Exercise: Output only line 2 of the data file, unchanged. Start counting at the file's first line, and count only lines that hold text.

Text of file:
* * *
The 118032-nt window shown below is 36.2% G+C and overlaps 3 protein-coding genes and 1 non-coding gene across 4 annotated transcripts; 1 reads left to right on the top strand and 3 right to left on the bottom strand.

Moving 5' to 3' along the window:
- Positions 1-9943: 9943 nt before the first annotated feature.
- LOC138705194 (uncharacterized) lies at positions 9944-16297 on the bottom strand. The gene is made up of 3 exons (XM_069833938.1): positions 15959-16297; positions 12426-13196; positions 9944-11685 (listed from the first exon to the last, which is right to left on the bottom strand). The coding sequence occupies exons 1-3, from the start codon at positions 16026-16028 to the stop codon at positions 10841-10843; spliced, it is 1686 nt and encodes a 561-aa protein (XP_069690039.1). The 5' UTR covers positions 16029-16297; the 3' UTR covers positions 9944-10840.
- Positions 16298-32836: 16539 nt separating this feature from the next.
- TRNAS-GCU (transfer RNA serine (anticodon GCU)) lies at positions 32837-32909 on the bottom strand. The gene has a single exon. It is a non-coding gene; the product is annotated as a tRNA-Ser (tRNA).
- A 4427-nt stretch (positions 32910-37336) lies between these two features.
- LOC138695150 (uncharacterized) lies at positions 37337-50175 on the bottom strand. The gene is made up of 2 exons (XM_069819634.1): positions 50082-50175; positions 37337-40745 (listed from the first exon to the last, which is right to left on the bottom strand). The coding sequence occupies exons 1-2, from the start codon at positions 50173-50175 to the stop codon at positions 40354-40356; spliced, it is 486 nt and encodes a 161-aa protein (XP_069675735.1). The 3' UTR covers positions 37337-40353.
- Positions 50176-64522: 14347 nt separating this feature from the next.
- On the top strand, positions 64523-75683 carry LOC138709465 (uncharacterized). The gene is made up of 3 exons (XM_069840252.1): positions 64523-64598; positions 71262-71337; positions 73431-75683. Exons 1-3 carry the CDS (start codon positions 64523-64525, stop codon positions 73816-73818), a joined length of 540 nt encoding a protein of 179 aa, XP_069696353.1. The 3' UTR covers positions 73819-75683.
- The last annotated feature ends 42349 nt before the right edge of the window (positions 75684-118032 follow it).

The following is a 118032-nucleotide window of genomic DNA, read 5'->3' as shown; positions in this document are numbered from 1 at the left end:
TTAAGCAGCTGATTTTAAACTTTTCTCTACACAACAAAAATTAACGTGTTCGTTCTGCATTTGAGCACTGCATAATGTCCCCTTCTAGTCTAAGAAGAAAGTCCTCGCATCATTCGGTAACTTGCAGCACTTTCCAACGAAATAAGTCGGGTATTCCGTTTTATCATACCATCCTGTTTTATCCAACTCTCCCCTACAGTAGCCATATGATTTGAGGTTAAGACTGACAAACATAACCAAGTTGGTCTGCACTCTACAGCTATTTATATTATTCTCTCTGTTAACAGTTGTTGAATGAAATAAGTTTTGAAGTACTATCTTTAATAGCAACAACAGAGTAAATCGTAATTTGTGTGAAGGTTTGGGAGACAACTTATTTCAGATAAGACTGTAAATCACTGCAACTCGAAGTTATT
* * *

Moving 5' to 3' along the window: